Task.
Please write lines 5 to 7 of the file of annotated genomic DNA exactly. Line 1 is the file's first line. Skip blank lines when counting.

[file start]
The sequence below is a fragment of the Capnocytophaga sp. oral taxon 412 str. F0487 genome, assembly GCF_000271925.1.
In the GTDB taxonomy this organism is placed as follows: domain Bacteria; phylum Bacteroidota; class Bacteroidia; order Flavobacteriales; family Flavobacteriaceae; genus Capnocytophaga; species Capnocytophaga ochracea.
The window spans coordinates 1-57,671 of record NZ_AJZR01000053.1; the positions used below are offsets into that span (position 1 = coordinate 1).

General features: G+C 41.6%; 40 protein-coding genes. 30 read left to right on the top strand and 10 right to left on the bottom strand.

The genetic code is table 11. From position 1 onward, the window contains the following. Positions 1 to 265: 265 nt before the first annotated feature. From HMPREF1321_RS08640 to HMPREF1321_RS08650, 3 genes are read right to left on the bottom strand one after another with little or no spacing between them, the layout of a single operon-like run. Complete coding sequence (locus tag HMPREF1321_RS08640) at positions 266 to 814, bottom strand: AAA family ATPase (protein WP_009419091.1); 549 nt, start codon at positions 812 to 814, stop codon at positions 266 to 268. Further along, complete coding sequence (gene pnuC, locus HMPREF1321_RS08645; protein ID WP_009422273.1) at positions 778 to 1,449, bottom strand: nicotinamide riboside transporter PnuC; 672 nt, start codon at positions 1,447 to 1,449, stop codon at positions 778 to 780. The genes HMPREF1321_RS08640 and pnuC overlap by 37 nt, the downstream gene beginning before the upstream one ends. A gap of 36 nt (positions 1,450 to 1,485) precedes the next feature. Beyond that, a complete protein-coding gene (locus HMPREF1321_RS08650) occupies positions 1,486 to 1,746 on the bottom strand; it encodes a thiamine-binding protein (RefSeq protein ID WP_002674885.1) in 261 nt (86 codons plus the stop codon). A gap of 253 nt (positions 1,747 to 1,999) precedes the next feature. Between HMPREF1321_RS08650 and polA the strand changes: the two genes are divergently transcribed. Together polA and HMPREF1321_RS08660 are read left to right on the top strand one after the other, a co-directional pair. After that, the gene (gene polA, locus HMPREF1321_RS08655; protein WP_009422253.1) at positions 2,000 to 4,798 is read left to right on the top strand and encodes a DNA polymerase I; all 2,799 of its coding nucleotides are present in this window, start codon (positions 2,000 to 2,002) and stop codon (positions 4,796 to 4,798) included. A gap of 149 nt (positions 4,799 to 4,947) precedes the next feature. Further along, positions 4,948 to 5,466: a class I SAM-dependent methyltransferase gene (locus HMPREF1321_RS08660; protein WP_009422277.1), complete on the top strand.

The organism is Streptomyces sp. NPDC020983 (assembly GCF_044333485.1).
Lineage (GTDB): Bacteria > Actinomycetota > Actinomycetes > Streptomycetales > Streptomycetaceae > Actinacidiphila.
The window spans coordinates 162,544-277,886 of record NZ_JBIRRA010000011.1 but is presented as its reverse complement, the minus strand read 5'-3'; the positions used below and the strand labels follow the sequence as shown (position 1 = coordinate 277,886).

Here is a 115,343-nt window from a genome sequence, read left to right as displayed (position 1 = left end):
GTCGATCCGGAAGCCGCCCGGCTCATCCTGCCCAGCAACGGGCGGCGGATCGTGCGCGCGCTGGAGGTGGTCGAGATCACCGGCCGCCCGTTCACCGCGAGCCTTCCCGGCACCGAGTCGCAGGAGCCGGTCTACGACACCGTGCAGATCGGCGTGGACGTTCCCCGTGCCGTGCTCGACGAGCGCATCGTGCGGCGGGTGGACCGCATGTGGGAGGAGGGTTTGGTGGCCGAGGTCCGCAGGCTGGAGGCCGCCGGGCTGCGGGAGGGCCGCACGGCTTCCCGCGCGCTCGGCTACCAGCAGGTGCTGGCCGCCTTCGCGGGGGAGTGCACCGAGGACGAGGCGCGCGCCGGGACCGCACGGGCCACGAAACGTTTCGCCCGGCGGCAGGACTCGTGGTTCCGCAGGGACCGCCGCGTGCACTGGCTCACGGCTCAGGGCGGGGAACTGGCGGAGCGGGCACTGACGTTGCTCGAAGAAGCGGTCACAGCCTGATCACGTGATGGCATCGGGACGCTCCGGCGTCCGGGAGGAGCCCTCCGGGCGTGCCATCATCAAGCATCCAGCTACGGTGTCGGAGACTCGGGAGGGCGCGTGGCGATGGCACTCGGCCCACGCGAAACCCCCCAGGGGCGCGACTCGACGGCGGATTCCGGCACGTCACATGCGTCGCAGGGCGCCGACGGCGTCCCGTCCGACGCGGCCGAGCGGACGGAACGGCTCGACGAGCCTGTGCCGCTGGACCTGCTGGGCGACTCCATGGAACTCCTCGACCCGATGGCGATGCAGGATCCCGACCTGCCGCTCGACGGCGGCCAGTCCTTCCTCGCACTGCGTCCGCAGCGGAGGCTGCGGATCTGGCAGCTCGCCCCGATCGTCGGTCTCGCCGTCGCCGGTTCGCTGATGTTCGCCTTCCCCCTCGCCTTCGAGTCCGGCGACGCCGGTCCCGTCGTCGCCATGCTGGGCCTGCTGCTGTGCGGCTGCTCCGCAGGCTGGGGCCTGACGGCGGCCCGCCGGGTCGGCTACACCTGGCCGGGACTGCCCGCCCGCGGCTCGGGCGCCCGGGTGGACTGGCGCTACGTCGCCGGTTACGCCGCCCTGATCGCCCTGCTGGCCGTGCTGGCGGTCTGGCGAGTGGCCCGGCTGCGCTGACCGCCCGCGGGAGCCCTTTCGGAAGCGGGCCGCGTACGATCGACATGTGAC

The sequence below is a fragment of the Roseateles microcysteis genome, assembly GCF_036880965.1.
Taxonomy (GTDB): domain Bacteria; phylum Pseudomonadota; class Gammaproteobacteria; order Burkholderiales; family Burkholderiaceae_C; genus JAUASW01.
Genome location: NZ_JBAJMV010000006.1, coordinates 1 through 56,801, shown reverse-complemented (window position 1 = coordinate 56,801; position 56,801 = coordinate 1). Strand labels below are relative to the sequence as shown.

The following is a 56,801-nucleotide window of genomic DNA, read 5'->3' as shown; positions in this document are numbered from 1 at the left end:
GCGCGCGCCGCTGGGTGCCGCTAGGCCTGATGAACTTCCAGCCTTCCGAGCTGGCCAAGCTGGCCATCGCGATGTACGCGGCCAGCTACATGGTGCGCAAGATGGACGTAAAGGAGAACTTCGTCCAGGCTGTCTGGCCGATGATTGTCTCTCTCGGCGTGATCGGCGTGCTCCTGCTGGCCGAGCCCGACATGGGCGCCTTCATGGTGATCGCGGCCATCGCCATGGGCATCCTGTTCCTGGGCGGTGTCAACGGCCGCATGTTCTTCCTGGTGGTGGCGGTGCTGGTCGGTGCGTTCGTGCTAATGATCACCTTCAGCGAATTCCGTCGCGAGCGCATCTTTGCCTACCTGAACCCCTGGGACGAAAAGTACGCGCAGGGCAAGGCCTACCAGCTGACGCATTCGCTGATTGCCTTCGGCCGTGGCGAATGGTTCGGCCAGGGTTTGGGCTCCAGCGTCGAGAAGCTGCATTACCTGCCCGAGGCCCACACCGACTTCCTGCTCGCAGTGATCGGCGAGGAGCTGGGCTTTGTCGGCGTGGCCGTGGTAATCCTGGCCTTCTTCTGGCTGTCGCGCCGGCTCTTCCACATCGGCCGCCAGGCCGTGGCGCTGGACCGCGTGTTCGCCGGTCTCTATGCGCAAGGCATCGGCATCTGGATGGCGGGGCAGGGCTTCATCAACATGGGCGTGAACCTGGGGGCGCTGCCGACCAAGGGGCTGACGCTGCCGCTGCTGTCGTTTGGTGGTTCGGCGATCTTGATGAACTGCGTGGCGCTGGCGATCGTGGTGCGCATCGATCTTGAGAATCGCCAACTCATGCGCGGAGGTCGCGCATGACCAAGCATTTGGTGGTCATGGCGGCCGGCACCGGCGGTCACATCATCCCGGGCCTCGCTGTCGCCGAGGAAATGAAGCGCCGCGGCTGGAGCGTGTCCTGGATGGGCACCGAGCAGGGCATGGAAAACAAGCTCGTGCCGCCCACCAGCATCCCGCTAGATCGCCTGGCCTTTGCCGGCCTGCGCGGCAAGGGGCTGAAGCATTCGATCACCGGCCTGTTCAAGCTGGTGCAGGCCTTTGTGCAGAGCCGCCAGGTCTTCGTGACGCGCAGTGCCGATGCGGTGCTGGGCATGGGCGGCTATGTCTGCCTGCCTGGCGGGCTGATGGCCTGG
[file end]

The genetic code is table 11. From position 1 onward, the window contains the following. Positions 1 to 265: 265 nt before the first annotated feature. From HMPREF1321_RS08640 to HMPREF1321_RS08650, 3 genes are read right to left on the bottom strand one after another with little or no spacing between them, the layout of a single operon-like run. Complete coding sequence (locus tag HMPREF1321_RS08640) at positions 266 to 814, bottom strand: AAA family ATPase (protein WP_009419091.1); 549 nt, start codon at positions 812 to 814, stop codon at positions 266 to 268. Further along, complete coding sequence (gene pnuC, locus HMPREF1321_RS08645; protein ID WP_009422273.1) at positions 778 to 1,449, bottom strand: nicotinamide riboside transporter PnuC; 672 nt, start codon at positions 1,447 to 1,449, stop codon at positions 778 to 780. The genes HMPREF1321_RS08640 and pnuC overlap by 37 nt, the downstream gene beginning before the upstream one ends. A gap of 36 nt (positions 1,450 to 1,485) precedes the next feature. Beyond that, a complete protein-coding gene (locus HMPREF1321_RS08650) occupies positions 1,486 to 1,746 on the bottom strand; it encodes a thiamine-binding protein (RefSeq protein ID WP_002674885.1) in 261 nt (86 codons plus the stop codon). A gap of 253 nt (positions 1,747 to 1,999) precedes the next feature. Between HMPREF1321_RS08650 and polA the strand changes: the two genes are divergently transcribed. Together polA and HMPREF1321_RS08660 are read left to right on the top strand one after the other, a co-directional pair. After that, the gene (gene polA, locus HMPREF1321_RS08655; protein WP_009422253.1) at positions 2,000 to 4,798 is read left to right on the top strand and encodes a DNA polymerase I; all 2,799 of its coding nucleotides are present in this window, start codon (positions 2,000 to 2,002) and stop codon (positions 4,796 to 4,798) included. A gap of 149 nt (positions 4,799 to 4,947) precedes the next feature. Further along, positions 4,948 to 5,466: a class I SAM-dependent methyltransferase gene (locus HMPREF1321_RS08660; protein WP_009422277.1), complete on the top strand.

The organism is Streptomyces sp. NPDC020983 (assembly GCF_044333485.1).
Lineage (GTDB): Bacteria > Actinomycetota > Actinomycetes > Streptomycetales > Streptomycetaceae > Actinacidiphila.